BANGOR, Maine — Republican U.S. Sen. Susan Collins was watching her fellow senators throw “partisan grenades” at each other on day five of the government shutdown, when she decided she’d heard enough.
“My staff, too, had been furloughed,” she said at a press conference held at Husson University on Thursday, the day the 16-day government shutdown ended. “I started writing a plan that could move us forward. I marched down to the Senate Floor where I challenged my colleagues to work together.
“Shortly after my speech, my phone began to ring,” she said.
Alaska Republican Lisa Murkowski was the first senator to call, followed closely by New Hampshire’s Kelly Ayotte, another Republican. Others followed suit.
“I love it that the women of the Senate led the way out of this impasse,” Collins said.
Led by the Maine senator, a bipartisan group of 14 senators — six of them women — laid the groundwork needed for the federal fiscal plan signed into law early Thursday to end the 2½-week government shutdown, Collins said.
“Seven Democrats, including Angus King because he caucuses with the Democrats, and seven Republicans” worked together to create a plan that would fund the government, pay the country’s debts and urge Senate and House budget committees to come up with a longer-term plan, said Collins, who was first elected to the Senate in 1996.
“The elements of our plan provided the foundation for the eventual culmination,” she said. “I am optimistic that we have put into place a framework to prevent this crisis [from happening again] in January. That is why those budget provisions are absolutely essential.”
The Congressional budget committees are tasked with creating a comprehensive budget plan to not only operate the government but also address the country’s $17 trillion debt.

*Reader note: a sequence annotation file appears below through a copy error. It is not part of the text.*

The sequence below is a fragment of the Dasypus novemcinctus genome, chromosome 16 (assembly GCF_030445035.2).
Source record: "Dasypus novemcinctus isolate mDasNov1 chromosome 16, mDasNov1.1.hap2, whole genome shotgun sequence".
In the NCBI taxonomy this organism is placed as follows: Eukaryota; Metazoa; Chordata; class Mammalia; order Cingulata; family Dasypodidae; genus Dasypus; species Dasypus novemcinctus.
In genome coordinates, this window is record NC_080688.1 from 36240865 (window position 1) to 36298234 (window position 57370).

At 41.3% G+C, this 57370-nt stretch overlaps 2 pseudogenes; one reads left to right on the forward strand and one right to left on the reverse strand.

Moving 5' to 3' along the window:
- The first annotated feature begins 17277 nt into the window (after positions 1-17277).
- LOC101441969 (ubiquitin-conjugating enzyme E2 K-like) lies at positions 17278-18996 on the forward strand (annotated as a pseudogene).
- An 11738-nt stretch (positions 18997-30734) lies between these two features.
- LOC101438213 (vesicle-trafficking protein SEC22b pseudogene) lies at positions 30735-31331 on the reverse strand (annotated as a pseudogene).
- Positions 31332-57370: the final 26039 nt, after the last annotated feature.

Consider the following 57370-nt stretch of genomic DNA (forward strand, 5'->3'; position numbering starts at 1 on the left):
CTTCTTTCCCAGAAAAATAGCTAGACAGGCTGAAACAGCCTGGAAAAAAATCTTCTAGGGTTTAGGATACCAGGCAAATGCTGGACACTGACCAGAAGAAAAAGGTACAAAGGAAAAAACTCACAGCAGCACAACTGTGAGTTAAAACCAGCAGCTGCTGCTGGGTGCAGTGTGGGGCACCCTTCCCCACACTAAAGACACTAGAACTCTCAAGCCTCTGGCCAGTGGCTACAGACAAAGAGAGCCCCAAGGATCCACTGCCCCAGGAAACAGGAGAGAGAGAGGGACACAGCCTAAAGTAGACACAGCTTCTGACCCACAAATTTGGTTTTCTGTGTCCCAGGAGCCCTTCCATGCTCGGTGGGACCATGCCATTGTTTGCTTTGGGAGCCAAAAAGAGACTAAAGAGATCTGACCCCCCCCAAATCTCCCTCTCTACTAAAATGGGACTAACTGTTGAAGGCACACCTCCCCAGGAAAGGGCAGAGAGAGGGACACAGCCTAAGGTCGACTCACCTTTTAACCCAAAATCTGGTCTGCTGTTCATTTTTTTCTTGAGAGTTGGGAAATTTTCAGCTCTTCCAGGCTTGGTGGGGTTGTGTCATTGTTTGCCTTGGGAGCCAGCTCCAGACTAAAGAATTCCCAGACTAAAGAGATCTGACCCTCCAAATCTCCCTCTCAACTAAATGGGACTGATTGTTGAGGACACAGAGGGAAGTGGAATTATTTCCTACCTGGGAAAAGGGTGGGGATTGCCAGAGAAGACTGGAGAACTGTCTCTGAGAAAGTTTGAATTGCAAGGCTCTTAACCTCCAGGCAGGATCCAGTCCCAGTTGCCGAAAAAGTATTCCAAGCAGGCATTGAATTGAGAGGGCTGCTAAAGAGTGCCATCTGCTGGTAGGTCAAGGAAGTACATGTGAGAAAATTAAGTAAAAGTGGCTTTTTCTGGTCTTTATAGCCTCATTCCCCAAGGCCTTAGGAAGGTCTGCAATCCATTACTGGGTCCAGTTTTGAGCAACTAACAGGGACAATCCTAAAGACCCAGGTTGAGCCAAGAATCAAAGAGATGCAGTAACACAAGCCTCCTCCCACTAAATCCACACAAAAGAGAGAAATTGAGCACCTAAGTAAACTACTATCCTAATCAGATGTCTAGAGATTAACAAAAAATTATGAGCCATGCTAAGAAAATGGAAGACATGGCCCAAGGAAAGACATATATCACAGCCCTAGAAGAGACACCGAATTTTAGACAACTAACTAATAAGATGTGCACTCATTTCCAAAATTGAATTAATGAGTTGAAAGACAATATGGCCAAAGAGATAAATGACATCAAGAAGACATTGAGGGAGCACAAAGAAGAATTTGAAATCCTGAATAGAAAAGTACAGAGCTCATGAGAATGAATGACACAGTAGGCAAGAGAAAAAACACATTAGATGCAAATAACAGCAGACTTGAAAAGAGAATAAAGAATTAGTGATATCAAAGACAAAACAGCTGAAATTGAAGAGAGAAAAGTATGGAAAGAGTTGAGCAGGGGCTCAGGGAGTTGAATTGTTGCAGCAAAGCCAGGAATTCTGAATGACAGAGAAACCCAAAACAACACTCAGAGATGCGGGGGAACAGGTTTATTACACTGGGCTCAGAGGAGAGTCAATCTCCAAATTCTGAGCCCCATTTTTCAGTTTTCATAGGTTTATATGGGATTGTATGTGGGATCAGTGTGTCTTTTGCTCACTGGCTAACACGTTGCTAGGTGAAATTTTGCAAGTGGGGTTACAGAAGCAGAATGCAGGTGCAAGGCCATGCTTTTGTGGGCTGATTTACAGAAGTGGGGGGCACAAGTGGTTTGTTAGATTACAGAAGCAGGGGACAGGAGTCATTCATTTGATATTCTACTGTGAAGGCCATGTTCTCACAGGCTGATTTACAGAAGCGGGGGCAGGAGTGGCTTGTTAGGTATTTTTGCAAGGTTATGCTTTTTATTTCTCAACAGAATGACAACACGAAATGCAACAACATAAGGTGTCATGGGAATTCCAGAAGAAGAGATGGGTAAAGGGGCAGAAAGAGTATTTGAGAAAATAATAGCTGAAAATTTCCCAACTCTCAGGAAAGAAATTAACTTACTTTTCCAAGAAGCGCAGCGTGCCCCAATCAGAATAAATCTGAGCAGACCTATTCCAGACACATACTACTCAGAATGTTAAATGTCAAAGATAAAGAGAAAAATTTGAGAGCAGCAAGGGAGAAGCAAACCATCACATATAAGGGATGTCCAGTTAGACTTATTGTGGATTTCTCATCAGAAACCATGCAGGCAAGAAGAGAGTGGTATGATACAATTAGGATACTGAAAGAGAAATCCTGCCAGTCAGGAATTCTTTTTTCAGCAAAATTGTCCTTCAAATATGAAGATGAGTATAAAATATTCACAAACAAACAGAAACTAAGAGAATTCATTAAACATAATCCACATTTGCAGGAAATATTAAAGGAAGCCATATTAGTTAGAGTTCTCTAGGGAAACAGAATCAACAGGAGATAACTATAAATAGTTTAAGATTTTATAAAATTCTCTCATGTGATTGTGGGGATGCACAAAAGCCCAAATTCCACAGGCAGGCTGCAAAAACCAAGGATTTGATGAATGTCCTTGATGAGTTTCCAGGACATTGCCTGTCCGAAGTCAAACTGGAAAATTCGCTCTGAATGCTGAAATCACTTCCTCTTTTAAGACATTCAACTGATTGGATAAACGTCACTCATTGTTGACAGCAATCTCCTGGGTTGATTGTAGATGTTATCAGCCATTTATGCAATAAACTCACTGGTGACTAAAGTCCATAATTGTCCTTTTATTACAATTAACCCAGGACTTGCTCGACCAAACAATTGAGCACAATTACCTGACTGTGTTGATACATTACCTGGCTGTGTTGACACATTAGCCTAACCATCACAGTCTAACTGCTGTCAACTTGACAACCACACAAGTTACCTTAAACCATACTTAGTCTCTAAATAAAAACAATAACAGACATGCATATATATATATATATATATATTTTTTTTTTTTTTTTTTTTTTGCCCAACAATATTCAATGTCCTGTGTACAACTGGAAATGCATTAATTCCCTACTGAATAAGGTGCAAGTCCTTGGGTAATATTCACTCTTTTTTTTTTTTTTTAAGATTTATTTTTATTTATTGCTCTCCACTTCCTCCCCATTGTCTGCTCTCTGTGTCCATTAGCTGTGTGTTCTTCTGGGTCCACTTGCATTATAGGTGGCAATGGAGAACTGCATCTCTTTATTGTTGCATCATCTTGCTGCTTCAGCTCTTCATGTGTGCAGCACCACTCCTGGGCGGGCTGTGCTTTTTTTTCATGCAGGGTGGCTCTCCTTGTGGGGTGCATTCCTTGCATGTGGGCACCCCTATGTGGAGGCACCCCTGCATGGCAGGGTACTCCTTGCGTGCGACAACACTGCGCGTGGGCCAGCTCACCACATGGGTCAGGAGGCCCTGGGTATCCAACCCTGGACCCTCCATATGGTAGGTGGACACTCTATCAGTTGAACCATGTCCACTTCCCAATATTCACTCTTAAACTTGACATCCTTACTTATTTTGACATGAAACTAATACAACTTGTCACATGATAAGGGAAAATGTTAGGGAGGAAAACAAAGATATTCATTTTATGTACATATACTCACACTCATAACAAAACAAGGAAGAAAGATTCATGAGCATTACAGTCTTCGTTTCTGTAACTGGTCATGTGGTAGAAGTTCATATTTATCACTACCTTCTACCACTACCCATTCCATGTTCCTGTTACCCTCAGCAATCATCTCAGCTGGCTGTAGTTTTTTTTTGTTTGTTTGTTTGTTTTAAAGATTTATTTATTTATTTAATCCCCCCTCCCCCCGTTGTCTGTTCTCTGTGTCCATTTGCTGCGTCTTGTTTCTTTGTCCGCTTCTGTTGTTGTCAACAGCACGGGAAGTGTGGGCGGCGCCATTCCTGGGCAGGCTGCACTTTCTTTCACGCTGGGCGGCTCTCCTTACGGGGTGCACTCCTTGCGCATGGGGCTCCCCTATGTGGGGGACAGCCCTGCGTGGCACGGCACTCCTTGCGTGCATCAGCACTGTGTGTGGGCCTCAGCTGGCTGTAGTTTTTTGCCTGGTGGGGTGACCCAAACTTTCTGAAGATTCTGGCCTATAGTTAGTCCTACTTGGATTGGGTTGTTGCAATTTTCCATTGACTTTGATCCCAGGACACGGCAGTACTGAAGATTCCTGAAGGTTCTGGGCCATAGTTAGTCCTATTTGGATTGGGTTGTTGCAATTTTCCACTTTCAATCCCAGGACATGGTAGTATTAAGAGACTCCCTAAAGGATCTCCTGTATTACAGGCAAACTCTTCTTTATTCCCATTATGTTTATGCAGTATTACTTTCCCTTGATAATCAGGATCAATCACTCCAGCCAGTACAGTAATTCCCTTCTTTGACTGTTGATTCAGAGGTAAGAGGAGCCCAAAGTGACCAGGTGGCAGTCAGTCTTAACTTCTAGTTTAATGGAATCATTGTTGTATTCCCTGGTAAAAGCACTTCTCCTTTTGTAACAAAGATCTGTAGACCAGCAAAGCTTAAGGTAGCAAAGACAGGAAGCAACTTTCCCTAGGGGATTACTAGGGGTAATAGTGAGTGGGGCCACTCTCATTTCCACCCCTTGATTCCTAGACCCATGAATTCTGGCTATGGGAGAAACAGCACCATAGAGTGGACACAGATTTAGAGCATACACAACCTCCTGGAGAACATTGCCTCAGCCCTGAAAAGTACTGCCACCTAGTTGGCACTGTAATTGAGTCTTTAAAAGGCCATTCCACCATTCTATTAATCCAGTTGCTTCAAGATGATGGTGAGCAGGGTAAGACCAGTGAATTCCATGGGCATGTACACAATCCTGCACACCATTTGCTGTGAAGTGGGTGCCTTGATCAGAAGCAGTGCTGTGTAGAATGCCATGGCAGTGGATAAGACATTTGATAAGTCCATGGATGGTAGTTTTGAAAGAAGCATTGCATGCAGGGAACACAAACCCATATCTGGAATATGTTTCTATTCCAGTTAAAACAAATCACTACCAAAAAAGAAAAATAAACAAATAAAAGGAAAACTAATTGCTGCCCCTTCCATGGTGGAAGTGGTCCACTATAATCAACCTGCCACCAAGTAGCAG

“It’s been nearly five years since we’ve had a budget,” Collins said.
Senate Majority Leader Harry Reid and Republican leader Mitch McConnell announced the fiscal agreement on the Senate floor on Wednesday to fund the government through Jan. 15, pay debts until Feb. 7, and give budget committees until Dec. 13 to come up with a long-term budget plan. The temporary deal also requires income verification for those enrolled in subsidy programs under the Affordable Care Act.
The Democratic-led Senate passed the measure, 81-18, and the Republican-controlled House followed suit with a 285-144 vote, and President Barack Obama signed it into law shortly after midnight.
“The 14 of us have decided we will stay together as a group to keep the pressure on,” Collins said.
The longtime Maine senator stayed in Washington until after the short-term funding plan was signed into law.
“There was a huge sigh of relief. People felt we had finally come together and did the right thing for the American people,” Collins said.
She said she hopes the Republicans “learned from this experience” and also scolded the president for his unwillingness to compromise in regards to the Affordable Care Act.
“You can’t solve problems if you’re not talking,” the Maine Senator said.
At the end of the conference, Collins said she was extremely happy to be home. She said the closure of Acadia National Park is a perfect example of why “this shutdown should never have happened.”
“It hurt all the small businesses in the area and that is plain wrong,” Collins said. “Especially since it’s going to end up costing the government more than if we were up and running.”
Reuters contributed to this story.